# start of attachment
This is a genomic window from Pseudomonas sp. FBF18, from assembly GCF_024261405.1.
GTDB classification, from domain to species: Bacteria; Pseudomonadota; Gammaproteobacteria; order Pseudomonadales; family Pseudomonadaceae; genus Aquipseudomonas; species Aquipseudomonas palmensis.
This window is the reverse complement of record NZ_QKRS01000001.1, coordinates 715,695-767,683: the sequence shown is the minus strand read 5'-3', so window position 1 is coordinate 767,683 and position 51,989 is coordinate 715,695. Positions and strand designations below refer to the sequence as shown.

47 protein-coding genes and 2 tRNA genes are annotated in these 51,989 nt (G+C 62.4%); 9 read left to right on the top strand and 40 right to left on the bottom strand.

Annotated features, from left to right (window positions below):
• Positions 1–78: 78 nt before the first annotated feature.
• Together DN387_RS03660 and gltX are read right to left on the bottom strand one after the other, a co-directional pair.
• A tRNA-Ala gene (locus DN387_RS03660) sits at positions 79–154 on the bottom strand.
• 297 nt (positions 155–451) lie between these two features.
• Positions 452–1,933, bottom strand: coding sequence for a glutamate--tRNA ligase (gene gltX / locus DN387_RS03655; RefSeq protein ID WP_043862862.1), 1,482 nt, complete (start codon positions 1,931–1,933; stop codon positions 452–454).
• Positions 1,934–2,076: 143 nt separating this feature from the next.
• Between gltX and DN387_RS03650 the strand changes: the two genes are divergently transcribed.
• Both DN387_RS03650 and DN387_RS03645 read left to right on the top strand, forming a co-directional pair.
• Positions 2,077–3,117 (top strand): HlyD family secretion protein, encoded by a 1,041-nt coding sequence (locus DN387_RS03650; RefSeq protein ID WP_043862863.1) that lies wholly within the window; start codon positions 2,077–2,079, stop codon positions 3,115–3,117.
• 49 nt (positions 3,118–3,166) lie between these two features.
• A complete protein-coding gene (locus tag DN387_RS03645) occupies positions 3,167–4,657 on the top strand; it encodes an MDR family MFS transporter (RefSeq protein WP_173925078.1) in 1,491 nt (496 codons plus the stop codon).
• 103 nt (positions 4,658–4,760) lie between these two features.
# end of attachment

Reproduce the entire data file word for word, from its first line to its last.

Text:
This is a genomic window from Pseudomonas sp. FBF18, from assembly GCF_024261405.1.
GTDB classification, from domain to species: Bacteria; Pseudomonadota; Gammaproteobacteria; order Pseudomonadales; family Pseudomonadaceae; genus Aquipseudomonas; species Aquipseudomonas palmensis.
This window is the reverse complement of record NZ_QKRS01000001.1, coordinates 715,695-767,683: the sequence shown is the minus strand read 5'-3', so window position 1 is coordinate 767,683 and position 51,989 is coordinate 715,695. Positions and strand designations below refer to the sequence as shown.

47 protein-coding genes and 2 tRNA genes are annotated in these 51,989 nt (G+C 62.4%); 9 read left to right on the top strand and 40 right to left on the bottom strand.

Annotated features, from left to right (window positions below):
• Positions 1–78: 78 nt before the first annotated feature.
• Together DN387_RS03660 and gltX are read right to left on the bottom strand one after the other, a co-directional pair.
• A tRNA-Ala gene (locus DN387_RS03660) sits at positions 79–154 on the bottom strand.
• 297 nt (positions 155–451) lie between these two features.
• Positions 452–1,933, bottom strand: coding sequence for a glutamate--tRNA ligase (gene gltX / locus DN387_RS03655; RefSeq protein ID WP_043862862.1), 1,482 nt, complete (start codon positions 1,931–1,933; stop codon positions 452–454).
• Positions 1,934–2,076: 143 nt separating this feature from the next.
• Between gltX and DN387_RS03650 the strand changes: the two genes are divergently transcribed.
• Both DN387_RS03650 and DN387_RS03645 read left to right on the top strand, forming a co-directional pair.
• Positions 2,077–3,117 (top strand): HlyD family secretion protein, encoded by a 1,041-nt coding sequence (locus DN387_RS03650; RefSeq protein ID WP_043862863.1) that lies wholly within the window; start codon positions 2,077–2,079, stop codon positions 3,115–3,117.
• 49 nt (positions 3,118–3,166) lie between these two features.
• A complete protein-coding gene (locus tag DN387_RS03645) occupies positions 3,167–4,657 on the top strand; it encodes an MDR family MFS transporter (RefSeq protein WP_173925078.1) in 1,491 nt (496 codons plus the stop codon).
• 103 nt (positions 4,658–4,760) lie between these two features.